The ones at the “current house” are not a bright yellow as those of the past were and are in an out of the way shaded spot, but they still bring a fond smile and happy thoughts when considered.  If they, too, last a generation and more doing nothing but quietly living as possible, they will be another everyday sign of the marvelousness of creation.   

There are negative connotations with that family of plants along with positive ones.  And, there are many “signs that spring is here” including other blooming.  Much is made of some of it.  Well, at both places mentioned, the daffodils were planted by someone else.  So, people long gone left a message for those who came by later:  new life is here. 

Odd things can make a house a home.Coffee cup 

“The Rust Belt” You Say?

      Dover 20a

Although not precisely the same thing, what today is named “The Rust Belt” is pretty much what more properly would be called “The Great Lakes Region.” In days long past, it was the industrial heartland of the United States.  Because of the lakes, it’s a special place on earth apart from recent industrial history and invention developed thereabouts. 

The oldest of today’s people lived through a sort of glory era that started ending after World War II.  With it, many people kept hoping things would get better but life, times and the world changes things.  It is pretty clear that the factory jobs that brought the mountain folks and Europeans (in earlier days) are gone.  Today hopes are different. 

While it is true that “end of an era” if one wants to call that such caused many people (and businesses, too) to find homes elsewhere, millions of people still live in the Rust Belt.  For many, for various reasons, it wasn’t practical, sensible or reasonable to leave.  They look to things like new ideas, restorations and renovations.  Some is good. 

Technology (inventiveness) may be centered elsewhere these days, but it is still a little too soon to “write off” the Great Lakes area and the surrounding region.  There’s some effort and there are young people still there.  It will be different from the past.  And, it would be good if it were called “The Great Lakes Region” (or something similar). 

One must think positive to do something.Fingers crossed 

Autumn In The Northlands

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Far, far away in places such as New Zealand spring flowers and the like are the order of the day.  Spring promises an annual hopefulness for the days ahead.  By autumn the hope dwindles and even ceases in the human spirit as the “take” and accomplishments of the year are largely if not totally established.  There may be more of something somewhere.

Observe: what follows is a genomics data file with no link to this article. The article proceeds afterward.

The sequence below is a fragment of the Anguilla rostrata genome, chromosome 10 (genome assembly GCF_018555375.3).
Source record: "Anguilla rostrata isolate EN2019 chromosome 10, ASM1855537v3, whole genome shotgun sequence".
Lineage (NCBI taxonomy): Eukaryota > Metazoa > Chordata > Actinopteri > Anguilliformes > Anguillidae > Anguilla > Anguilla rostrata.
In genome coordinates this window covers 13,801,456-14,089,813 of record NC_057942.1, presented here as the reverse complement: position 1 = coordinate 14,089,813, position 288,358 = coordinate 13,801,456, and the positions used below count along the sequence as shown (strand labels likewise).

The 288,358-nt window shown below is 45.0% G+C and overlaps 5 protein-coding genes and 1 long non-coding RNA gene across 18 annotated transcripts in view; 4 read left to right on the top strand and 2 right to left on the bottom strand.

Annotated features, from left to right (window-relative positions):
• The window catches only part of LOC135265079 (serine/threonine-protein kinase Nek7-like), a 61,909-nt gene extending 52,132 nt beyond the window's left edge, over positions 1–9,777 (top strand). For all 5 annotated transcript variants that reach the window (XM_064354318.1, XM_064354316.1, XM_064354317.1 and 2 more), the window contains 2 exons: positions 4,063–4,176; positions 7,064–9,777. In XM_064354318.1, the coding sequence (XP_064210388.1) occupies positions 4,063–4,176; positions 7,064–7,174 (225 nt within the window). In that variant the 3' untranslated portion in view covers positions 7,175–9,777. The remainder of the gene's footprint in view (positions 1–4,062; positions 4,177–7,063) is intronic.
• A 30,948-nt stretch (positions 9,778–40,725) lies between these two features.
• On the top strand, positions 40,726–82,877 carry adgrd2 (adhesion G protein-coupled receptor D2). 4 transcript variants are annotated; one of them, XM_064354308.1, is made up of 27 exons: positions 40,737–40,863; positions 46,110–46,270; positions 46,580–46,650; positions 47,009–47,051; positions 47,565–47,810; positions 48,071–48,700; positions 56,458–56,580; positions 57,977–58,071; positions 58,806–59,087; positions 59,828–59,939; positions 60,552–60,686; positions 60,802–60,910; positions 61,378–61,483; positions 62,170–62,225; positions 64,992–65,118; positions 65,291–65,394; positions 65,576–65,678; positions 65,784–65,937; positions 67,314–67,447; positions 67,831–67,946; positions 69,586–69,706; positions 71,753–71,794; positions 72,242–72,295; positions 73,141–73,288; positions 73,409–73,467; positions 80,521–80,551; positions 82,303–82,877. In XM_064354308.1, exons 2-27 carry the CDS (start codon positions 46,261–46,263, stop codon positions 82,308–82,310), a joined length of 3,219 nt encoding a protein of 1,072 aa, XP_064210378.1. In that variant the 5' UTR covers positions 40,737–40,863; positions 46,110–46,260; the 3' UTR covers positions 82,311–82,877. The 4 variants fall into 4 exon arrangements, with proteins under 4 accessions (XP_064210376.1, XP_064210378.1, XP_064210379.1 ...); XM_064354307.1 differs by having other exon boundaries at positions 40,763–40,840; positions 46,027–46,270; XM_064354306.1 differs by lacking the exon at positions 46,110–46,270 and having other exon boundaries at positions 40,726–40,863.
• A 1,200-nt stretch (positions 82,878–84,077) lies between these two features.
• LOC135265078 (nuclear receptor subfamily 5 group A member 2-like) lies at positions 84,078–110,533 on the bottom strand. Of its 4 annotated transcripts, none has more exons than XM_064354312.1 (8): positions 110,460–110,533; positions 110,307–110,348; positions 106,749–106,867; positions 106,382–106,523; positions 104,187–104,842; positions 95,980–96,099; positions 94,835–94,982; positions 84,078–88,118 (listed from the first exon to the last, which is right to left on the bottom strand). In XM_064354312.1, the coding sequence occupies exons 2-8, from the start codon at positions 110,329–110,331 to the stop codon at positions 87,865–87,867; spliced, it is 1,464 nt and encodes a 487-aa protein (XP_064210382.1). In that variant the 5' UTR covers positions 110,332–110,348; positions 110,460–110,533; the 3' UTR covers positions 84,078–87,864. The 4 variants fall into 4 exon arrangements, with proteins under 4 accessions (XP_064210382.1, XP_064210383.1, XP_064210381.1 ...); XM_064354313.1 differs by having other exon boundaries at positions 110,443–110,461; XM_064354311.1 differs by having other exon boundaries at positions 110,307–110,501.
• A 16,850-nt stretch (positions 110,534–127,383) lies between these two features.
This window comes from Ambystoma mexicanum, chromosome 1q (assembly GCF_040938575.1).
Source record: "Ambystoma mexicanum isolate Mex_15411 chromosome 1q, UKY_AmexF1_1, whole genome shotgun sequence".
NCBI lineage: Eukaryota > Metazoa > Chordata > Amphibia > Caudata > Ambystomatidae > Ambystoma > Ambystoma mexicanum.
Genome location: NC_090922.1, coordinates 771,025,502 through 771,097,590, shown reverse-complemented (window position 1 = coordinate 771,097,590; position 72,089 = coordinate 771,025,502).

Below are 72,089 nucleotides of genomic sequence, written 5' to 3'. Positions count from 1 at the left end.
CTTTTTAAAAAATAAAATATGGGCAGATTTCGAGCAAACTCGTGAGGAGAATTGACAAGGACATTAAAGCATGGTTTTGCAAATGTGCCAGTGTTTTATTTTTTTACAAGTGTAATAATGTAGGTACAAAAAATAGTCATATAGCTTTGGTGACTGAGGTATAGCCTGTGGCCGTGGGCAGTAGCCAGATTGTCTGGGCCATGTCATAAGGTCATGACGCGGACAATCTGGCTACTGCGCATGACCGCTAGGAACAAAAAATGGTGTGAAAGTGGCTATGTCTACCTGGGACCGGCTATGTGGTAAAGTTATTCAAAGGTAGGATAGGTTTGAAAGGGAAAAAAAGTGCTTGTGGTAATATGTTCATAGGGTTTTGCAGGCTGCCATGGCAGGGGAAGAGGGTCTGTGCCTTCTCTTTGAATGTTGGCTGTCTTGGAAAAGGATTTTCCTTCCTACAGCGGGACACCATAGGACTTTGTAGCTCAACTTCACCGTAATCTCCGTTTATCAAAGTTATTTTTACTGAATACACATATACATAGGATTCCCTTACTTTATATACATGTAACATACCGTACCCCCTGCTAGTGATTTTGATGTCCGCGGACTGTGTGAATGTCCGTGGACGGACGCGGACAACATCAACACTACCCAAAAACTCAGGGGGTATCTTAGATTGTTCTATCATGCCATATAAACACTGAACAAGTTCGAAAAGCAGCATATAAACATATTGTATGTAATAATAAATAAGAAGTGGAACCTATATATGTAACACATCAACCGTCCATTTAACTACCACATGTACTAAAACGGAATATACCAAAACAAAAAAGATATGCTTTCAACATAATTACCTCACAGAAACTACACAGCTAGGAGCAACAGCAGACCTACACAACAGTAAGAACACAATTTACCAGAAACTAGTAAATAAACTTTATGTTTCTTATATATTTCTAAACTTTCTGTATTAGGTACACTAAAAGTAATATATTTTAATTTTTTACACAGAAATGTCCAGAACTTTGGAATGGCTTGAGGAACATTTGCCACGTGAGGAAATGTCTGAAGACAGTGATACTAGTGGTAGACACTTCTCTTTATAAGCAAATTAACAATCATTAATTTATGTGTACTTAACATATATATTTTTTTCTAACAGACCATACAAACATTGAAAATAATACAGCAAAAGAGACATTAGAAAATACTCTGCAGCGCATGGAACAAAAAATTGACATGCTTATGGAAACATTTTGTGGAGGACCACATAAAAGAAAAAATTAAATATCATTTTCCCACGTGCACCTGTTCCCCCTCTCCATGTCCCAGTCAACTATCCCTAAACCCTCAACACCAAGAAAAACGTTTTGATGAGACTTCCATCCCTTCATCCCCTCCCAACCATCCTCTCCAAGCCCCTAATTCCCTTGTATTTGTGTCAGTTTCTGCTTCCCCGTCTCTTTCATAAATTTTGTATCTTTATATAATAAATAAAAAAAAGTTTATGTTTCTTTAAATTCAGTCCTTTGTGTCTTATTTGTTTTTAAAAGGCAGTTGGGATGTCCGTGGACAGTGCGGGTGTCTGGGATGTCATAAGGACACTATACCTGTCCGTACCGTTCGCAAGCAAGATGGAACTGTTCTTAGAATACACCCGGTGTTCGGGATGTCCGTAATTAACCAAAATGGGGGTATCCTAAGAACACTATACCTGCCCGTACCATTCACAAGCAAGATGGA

Such is the spirit descending on the northlands at present since autumn is at hand.  The Ohio Valley is no exception, and human thoughts drift toward snow as well as holidays a long way off yet.  One noticeable difference at the senior retirement community (old folks’ home) is that move in and move out also dwindles just like with the “real world.” 

While the birds may be a-twitter over something related to the new season that isn’t quite here yet (there is some of that taking place), and some of the trees (stuff like oaks and maples, not anything like tropical palms) that cover a hillside in view just vaguely have a faint yellowish cast, the weather’s not freezing and holidays are months off. 

The really noticeable item is that by now the lessening of daylight is evident even though that’s only a minute or so morning and evening.  Some things can be sensed as much as clearly seen.  There is less concern about cars at the old folks’ home as travel is minimal and it seldom gets really bad for long periods, otherwise it’s “northlands,” too.

Time passes at the same rate all of the time.Clock 

Labor Day; It’s Fair Season

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As is mentioned just about annually, one news topic in the place underfoot at this time of a year is a county fair in the place of personal origin, so, a way body and soul were bent for decades.  It takes a week to deal with just entry matters, like get them there and back home as well as look the situation over in the days in between those actions. 

Most places Labor Day weekend is just a long weekend.  The time is good for doing little or making sure all’s well in regard to any children being in school.  However, There is some sense in scheduling temporary carnival-like things on long weekends; there’s an extra day of activity.  For some it’s a hectic rush; for some a backyard gaze at the sky.

There’s nothing at hand to enter in said fair (or another, even if there were interest in another), no chance of even trying to get something together (not even cookies) and to get there wouldn’t be easy.  Even if there were something, the fairgrounds is about sixty miles away.  Comparatively, any “doings” in the place underfoot are “uninteresting.” 

While whatever’s planned for the immediate area around for Labor Day is guaranteed to be “uninteresting,” the “hectic rush” engrained years ago is in full bloom with nothing to have as an objective.  And, to be fair the “uninteresting” may very well be of interest to many.  The whole business, however, doesn’t lead to a “happy holiday” for everyone. 

Mere circumstances reverse things.Coffee cup